Clarence Thomas experience a significant amount of racism when he began applying for jobs after graduating from Yale Law School. In fact, he found that the Yale Law degree did not hold the same value to him that he thought that it would. Clarence Thomas served as an Assistant Attorney General in the state of Missouri for three years. He served as Assistant Attorney General under State Attorney General John Danforth. After three years, Clarence Thomas went into private practice. In 1979, he began work for Danforth again, then U.S. Senator Danforth, as a Legislative Assistant. In 1981, Clarence Thomas began work for the United States Department of Education as an Assistant Secretary of Education for the Office for Civil Rights. After this Clarence Thomas began work for the Equal Employment opportunity Commission as Chairman. At the end of 1989, then president, George Bush, nominated Clarence Thomas for a seat on the United States Court of Appeals for the District of Columbia. Clarence Thomas served 19 months on the federal court bench.
The Senate Confirmation Hearing of Clarence Thomas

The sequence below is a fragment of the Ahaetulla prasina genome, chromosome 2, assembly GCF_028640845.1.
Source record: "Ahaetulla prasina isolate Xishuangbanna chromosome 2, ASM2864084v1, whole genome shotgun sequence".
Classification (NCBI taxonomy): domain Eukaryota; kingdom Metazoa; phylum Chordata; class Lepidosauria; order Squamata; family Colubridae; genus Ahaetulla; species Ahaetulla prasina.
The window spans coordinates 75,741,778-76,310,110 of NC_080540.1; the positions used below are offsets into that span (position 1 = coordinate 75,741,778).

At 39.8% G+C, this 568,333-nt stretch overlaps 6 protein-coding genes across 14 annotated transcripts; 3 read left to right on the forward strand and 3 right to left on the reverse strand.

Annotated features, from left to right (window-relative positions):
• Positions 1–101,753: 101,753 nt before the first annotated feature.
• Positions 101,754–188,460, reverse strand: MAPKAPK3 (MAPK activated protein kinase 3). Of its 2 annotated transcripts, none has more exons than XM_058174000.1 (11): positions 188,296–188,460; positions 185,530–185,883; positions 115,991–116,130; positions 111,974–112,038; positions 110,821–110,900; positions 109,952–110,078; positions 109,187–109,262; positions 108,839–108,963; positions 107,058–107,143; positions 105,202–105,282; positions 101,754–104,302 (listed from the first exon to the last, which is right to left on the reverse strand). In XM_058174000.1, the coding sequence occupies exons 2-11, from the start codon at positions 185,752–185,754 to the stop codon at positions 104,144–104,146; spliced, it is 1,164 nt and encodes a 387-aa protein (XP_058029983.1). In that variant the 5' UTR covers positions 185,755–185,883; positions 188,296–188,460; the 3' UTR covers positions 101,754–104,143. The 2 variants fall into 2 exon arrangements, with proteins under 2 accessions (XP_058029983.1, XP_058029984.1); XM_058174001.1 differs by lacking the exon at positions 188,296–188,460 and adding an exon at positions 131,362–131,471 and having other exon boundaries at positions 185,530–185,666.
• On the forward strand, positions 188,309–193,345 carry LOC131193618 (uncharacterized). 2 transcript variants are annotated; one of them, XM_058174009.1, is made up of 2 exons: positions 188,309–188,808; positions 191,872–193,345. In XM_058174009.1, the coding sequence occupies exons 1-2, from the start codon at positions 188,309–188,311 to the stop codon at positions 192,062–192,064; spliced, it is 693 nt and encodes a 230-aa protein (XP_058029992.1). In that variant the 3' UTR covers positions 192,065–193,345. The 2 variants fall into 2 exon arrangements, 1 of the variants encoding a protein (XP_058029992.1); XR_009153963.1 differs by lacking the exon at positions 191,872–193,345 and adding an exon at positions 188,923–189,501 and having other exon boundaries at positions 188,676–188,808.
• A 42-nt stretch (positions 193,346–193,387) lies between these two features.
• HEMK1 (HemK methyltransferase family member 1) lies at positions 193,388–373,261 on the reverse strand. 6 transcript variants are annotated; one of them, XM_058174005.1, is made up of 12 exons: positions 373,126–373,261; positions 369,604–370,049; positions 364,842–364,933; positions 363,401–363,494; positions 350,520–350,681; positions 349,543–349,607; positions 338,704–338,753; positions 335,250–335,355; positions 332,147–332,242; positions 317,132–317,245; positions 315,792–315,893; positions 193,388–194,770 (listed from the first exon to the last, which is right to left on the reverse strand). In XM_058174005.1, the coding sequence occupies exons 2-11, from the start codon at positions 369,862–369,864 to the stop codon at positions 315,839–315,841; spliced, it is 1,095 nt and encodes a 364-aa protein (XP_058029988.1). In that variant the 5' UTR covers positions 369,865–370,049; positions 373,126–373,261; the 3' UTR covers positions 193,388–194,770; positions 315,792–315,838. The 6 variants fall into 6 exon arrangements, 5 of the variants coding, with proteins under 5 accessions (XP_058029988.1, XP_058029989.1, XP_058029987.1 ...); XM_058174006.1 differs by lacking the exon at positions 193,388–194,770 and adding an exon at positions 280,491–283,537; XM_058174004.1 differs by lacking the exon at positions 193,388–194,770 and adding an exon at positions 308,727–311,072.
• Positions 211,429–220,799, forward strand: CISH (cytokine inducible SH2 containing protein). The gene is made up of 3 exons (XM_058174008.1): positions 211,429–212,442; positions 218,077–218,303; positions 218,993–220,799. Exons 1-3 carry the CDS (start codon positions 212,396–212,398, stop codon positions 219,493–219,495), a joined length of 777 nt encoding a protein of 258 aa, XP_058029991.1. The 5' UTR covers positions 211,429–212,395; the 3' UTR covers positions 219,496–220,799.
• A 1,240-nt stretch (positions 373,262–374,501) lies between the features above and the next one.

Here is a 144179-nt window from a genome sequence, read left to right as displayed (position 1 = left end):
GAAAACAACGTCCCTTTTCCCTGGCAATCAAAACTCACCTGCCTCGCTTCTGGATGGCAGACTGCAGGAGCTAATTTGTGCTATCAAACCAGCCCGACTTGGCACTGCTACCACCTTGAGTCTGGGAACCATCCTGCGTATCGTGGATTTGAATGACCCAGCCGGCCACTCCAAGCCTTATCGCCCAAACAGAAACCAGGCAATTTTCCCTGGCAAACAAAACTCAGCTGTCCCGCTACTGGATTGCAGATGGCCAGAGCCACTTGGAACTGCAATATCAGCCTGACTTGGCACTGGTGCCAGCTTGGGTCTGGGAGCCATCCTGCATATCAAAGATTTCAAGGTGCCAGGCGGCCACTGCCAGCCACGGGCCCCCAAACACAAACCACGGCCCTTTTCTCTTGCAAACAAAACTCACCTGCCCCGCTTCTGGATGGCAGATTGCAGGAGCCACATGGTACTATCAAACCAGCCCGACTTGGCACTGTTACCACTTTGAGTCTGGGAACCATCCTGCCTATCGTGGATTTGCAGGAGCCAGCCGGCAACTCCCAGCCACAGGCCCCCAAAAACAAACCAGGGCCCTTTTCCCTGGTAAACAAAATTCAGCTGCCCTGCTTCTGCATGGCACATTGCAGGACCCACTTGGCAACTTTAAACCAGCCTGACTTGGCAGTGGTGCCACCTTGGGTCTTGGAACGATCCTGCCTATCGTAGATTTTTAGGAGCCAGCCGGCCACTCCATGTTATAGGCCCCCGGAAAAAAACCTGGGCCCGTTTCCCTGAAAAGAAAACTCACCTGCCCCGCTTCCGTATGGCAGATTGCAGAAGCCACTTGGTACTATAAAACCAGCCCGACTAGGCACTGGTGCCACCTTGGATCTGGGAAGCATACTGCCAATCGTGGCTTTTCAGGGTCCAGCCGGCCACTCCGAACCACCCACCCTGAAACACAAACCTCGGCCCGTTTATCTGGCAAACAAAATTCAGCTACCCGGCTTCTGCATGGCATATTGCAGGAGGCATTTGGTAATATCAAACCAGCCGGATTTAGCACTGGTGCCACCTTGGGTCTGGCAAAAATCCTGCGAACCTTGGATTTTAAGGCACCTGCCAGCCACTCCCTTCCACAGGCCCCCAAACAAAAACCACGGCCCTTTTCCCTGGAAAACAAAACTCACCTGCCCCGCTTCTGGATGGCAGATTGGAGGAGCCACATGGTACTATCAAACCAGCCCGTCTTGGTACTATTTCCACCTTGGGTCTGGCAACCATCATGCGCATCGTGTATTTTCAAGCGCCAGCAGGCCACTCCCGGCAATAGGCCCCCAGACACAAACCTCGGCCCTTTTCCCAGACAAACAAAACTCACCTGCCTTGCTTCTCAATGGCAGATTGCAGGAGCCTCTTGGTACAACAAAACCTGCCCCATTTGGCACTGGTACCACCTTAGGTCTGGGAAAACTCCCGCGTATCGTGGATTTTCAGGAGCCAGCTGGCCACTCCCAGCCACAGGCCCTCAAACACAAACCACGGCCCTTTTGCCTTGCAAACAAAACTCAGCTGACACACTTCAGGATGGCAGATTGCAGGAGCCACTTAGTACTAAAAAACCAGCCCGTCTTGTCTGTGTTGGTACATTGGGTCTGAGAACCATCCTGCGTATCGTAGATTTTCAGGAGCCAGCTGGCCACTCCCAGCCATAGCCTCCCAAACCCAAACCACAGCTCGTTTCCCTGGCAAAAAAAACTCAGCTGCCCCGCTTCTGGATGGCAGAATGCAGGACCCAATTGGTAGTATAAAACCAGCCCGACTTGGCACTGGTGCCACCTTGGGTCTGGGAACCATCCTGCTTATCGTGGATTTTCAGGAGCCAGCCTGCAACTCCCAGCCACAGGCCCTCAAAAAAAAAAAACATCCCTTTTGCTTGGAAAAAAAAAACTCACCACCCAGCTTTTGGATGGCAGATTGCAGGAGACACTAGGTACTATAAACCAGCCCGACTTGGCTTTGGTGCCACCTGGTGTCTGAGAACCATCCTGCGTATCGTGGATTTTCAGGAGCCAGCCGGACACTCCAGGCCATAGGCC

Many may not realize that Clarence Thomas was not George Bush’s first choice for the United States Supreme Court. George Bush nominated federal court First Circuit judge David Souter to the high court in 1990. Only when a second seat, vacated by Thurgood Marshall, became available was Clarence Thomas nominated to the United States Supreme Court. The Senate Confirmation Hearings of Clarence Thomas were some of the most contentious in the history the confirmation hearings for the United States Supreme Court. “Mr. Thomas faced one of the most destructive and personally vicious Supreme Court confirmation hearings in American history –described at the time by Mr. Thomas himself as a ‘high-tech lynching’” (Rivkin, 2008). In fact, the book “Judicious Choices: The New Politics of Supreme Court Confirmations” written by Mark Silverstein describes today’s nominations to high courts and the Supreme Court as products of intense political battles and fierce media attention (See Mohr, 2001). One reason for this is because the ideology of a Supreme Court Justice can have a significant impact on the way he or she rules. Therefore, the president, who is a member of a certain political party may want someone with an ideology that is similar to the beliefs of his party. Another reason for the highly publicized, hotly debated confirmations hearings of today, has to do with the media and the America public’s interest in the personal lives of their public figures. During Clarence Thomas’s confirmation hearing, his reputation was called into question on numerous occasions. Both his character and his integrity needed to be defended after taking major hits from his opposition. Furthermore, there was vicious accusations of sexual harassment committed by Clarence Thomas against Anita Hill.